For the insulin availability and prices survey, the capital and 5 other cities were selected based on their size, geographic location and economic status: Wuhan (the capital city with a population of 9.79 million people); three medium-sized prefecture-level cities (with a population ranging from 1.05 to 5.50 million); two smaller-sized county-level cities (with populations of about 0.95 million).
Although WHO/HAI recommended that there should be 5 hospitals and 5 primary cares in each survey area, respectively, it could not be met in most cities in Hubei Province. Thus, we revised our sampling to consistent with the distribution of healthcare facilities in each survey area, namely, two hospitals and three primary care institutions in each large or medium-sized city; one hospital and four primary care institutions in each small-sized city.
In each city, the largest public hospital was identified as a “local anchor”. Then, four other public sector pharmacies (hospitals or primary cares) within 15-min of driving distance from the local anchor were selected. Finally, one private retail pharmacy closest to each of the selected public pharmacies was selected. This resulted in a sample size of 60 pharmacies: 10 public hospitals, 20 primary cares and 30 private pharmacies (Table 1).
Following training, which included piloting data collection, two PhD candidates (CXL and ZNZ) visited the selected pharmacies in pairs and collected data. Pharmacies were contacted in advance, collecting information (name, address) and agreeing an appropriate time to conduct the survey. Each interviewee was given an insulated cup ($3.78) as a gift. Following data collection, the data were checked by the supervisor (XPZ) for completeness.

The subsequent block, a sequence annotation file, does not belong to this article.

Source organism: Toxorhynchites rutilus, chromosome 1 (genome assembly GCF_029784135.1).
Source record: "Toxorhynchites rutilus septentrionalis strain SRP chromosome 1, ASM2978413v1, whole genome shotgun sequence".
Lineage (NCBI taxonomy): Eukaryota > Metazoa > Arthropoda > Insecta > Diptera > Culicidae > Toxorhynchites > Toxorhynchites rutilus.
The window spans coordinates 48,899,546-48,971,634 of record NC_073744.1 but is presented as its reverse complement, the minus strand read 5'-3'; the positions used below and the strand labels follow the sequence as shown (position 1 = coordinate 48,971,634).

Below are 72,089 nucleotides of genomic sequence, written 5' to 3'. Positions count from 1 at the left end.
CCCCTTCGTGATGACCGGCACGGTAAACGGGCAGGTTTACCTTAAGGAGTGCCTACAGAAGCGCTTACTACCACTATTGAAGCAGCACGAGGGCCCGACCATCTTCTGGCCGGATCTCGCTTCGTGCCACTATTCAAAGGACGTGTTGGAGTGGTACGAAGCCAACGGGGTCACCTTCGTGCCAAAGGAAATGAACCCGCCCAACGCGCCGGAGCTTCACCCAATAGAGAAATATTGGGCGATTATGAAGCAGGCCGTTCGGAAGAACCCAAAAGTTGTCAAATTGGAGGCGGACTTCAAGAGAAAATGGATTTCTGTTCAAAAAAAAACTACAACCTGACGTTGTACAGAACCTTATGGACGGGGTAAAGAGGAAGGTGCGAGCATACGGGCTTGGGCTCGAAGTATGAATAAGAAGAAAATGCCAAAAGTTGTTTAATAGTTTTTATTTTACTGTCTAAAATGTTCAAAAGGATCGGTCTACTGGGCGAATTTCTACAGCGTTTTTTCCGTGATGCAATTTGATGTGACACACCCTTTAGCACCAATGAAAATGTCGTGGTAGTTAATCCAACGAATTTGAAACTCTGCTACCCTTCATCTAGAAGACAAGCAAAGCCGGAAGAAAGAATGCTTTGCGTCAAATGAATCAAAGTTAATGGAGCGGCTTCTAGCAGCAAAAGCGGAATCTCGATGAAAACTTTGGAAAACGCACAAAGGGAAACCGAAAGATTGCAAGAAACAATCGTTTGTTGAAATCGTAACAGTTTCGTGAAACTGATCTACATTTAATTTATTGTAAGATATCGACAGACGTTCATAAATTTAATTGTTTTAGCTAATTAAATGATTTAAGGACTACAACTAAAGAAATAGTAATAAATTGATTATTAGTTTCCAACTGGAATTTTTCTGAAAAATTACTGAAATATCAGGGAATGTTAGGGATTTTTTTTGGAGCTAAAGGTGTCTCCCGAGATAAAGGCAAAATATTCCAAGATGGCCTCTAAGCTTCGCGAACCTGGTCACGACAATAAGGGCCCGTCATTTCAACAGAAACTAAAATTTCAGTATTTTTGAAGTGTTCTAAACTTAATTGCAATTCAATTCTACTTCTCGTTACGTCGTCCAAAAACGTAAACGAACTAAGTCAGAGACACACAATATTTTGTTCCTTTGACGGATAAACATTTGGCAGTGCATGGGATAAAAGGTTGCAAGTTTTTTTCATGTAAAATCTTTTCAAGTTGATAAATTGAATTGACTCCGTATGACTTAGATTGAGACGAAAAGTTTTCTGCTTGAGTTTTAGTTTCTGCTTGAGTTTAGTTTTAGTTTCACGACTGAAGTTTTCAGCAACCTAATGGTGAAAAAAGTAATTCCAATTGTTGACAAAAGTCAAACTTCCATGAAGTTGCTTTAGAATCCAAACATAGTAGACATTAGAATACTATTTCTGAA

Data was recorded on all human and analogue insulin products in each outlet, including the brand name, type, strength [international unit (IU)/ml], presentation [vial, cartridge or prefilled pen], volume [ml], pack size, pack price and manufacturer. The insulins found were categorized into sub-types according to the onset, peak time, and duration of effects. The insulin products were grouped into prandial (short-acting and rapid-acting), basal (intermediate-acting and long-acting), and pre-mixed (Additional file 1: Table S1).
Animal insulin products were not included in this study because our pilot survey showed that they were rarely available in Hubei province.
As a case study, we conducted face-to-face or phone interviews to identify price components (mark-ups and other charges) for the five mostly commonly used insulin products. Buying and selling prices were recorded in the supply chain, starting from the pharmacy outlets and tracking back to the manufacturers/importers. A literature review was used to identify the most commonly used insulin. This resulted in tracking price components of two human insulins and three analogues. All were imported products (Table 2). The data was collected in the capital (Wuhan) and one county-level city (Huangpi). In each city, the largest public hospital and one private pharmacy participated in the price components case study.
Availability was defined as the percentage of pharmacies where insulin products were available at the time of the survey. We compared availability of different subtypes of insulin products in different outlets using Fisher exact tests. The following ranges were used for describing availability :
• < 30% very low.
• 30–49% low.
• 50–80% fairly high.
• > 80% high.